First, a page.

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April 27, 2015
April 27, 2015
How to Learn Sanskrit
While Sanskrit is one of India's official languages, it is not commonly used in everyday society. Instead, it is widely used for literary and scholarly purposes, and is one of the liturgical languages of the Hindu religion. In addition, Sanskrit is also used in the Yoga Sutras, which are the main texts regarding the practice of yoga. These 196 sutras discuss adherence to yoga practices and discipline. Among some Western practitioners of yoga, there is a keen interest in learning Sanskrit in order to read these sutras in their original language. Sadly, the commentaries and translations that are available in English or other languages tend to vary widely in quality.
Yoga instructors may find it very beneficial to learn Sanskrit. Not only will they develop a better understanding of the Yoga Sutras, they will also be able to better understand the meaning of the mantras that they both teach and use. Learning Sanskrit will deepen their own yoga practice and will enrich their students' practice as well.
Learning Sanskrit is quite different from learning French or Spanish. However, as with any language, constant practice and exposure is the key to success. While Sanskrit is often written using Latin characters, it can also be written in the Devanagari alphabet, as well as the Siddham, Sharda, and Grantha alphabets. While transliterated Sanskrit texts exist, learners of the Sanskrit language may want to acquaint themselves with at least the Devanagari alphabet before they begin their formal study.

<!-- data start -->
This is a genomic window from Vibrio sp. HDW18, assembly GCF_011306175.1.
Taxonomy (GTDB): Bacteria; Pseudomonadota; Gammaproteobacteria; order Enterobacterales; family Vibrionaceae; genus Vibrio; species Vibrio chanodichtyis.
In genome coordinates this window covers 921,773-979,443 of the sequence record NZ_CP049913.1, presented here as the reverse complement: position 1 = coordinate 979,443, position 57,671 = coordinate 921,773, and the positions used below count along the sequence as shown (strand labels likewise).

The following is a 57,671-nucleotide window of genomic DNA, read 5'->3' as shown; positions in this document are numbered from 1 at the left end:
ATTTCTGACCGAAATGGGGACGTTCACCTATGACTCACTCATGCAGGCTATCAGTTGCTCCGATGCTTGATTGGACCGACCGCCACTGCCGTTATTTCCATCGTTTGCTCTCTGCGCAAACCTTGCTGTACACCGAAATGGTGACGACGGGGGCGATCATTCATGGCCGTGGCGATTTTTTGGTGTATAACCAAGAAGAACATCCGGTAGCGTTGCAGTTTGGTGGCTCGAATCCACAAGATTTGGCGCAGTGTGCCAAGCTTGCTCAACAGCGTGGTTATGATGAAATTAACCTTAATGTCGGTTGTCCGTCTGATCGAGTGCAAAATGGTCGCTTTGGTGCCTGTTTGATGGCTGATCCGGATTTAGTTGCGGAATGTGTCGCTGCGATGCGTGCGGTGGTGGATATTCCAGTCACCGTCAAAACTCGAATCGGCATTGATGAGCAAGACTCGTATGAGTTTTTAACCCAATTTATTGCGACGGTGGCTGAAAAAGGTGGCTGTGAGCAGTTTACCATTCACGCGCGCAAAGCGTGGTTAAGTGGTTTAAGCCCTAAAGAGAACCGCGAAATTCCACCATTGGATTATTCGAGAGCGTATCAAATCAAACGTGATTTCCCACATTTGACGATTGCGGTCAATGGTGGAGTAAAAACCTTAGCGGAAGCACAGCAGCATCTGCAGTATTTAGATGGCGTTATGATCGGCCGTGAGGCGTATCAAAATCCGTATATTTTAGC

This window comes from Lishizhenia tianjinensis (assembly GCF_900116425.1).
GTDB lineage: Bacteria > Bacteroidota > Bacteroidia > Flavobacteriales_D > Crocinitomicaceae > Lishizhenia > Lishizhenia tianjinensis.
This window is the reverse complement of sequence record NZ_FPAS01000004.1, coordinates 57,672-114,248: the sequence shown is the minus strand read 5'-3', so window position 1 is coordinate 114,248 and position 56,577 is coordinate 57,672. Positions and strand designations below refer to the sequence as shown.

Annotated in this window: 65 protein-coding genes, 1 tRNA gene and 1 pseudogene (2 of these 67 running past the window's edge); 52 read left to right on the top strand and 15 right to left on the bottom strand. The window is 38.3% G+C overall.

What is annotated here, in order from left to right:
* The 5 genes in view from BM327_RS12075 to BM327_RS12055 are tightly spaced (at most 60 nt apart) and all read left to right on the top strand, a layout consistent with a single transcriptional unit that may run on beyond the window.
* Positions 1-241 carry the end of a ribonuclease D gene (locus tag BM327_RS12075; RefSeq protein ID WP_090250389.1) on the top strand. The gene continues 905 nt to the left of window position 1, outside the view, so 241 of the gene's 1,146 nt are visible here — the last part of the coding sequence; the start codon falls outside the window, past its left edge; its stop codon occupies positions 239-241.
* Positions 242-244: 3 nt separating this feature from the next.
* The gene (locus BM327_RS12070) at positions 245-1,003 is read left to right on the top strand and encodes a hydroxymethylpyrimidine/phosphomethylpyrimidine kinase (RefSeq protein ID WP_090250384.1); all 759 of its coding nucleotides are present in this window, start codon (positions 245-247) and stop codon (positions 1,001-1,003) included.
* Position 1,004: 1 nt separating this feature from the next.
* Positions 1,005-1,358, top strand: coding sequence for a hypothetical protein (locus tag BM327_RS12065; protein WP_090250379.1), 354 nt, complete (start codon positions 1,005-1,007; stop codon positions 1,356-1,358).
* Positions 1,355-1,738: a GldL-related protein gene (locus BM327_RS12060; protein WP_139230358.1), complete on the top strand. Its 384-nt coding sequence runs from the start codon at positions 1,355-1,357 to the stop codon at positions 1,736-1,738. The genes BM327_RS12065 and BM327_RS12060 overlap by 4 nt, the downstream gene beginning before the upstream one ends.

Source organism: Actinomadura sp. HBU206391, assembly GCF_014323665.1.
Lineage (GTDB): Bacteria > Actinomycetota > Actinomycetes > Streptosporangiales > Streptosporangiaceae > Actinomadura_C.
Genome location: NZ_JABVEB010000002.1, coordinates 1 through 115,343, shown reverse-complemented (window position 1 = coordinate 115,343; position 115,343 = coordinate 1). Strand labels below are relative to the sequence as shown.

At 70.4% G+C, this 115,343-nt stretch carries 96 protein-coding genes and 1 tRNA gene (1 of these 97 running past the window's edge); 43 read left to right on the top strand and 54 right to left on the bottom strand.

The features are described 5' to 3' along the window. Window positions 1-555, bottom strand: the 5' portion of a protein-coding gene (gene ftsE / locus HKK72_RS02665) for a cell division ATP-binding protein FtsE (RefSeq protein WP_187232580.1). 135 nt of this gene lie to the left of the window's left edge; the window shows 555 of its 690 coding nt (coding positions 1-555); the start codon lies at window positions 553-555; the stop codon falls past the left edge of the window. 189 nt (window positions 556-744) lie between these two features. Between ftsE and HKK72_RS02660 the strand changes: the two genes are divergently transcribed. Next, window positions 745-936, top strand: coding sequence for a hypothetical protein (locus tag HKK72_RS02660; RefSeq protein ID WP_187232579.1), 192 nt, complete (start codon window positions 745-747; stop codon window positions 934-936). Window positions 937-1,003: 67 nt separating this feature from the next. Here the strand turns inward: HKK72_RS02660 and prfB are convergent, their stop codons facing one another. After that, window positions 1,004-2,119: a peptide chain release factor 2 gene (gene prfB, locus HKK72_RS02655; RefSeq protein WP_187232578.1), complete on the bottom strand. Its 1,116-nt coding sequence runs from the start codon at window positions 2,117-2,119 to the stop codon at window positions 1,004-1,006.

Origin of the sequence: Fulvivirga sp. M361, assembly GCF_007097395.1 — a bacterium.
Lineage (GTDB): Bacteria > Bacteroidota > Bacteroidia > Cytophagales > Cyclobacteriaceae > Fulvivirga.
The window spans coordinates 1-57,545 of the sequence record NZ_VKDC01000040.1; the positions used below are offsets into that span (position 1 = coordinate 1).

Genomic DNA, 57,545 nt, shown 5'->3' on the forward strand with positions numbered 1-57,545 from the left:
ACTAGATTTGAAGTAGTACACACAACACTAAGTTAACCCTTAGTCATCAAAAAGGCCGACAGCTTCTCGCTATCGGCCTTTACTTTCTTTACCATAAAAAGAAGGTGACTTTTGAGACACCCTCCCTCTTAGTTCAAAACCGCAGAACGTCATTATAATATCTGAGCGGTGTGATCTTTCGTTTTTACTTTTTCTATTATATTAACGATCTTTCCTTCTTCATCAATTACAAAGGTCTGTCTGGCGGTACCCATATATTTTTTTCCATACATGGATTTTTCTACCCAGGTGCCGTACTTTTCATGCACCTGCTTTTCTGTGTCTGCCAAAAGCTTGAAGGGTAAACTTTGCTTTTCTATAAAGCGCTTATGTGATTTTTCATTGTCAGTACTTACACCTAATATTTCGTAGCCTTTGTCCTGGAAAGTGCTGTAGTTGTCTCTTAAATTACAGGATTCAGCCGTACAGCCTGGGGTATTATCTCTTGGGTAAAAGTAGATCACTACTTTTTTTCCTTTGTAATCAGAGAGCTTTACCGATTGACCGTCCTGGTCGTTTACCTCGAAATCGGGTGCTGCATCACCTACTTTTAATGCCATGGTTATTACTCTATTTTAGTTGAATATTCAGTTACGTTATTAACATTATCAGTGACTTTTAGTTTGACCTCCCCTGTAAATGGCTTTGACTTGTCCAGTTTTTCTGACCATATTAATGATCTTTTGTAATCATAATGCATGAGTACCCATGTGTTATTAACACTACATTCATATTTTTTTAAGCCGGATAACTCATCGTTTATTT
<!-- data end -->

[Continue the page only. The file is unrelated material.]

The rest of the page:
If a learner is lucky enough to live in or near a major city, then there may be live Sanskrit classes offered by various institutes or ashrams. In the United States, The American Sanskrit Institute offers intensive Sanskrit lessons on various weekends and makes CD's available for home use. In addition, the Learn Sanskrit series by Thomas Egenes provides a great resource for home learners. Sanskrit is even offered as a course at many major universities. Learners should contact the lecturers or professors teaching Sanskrit and ask if they can audit the course. This will provide the student with a community of people with whom they can practice. Accompanied with daily study, they will be able to comprehend more and more Sanskrit, and can even begin attempting to read the Yoga Sutras in the original language.
Ultimately, learning Sanskrit is a rewarding experience for all practitioners of yoga. By dedicating oneself to understanding the original language which has shaped the written philosophy of yoga itself, practitioners can better understand why and how yoga can benefit their lives.
October 22, 2013
Here are a few online resources I've found:
Best of luck!
April 27, 2015
July 6, 2005
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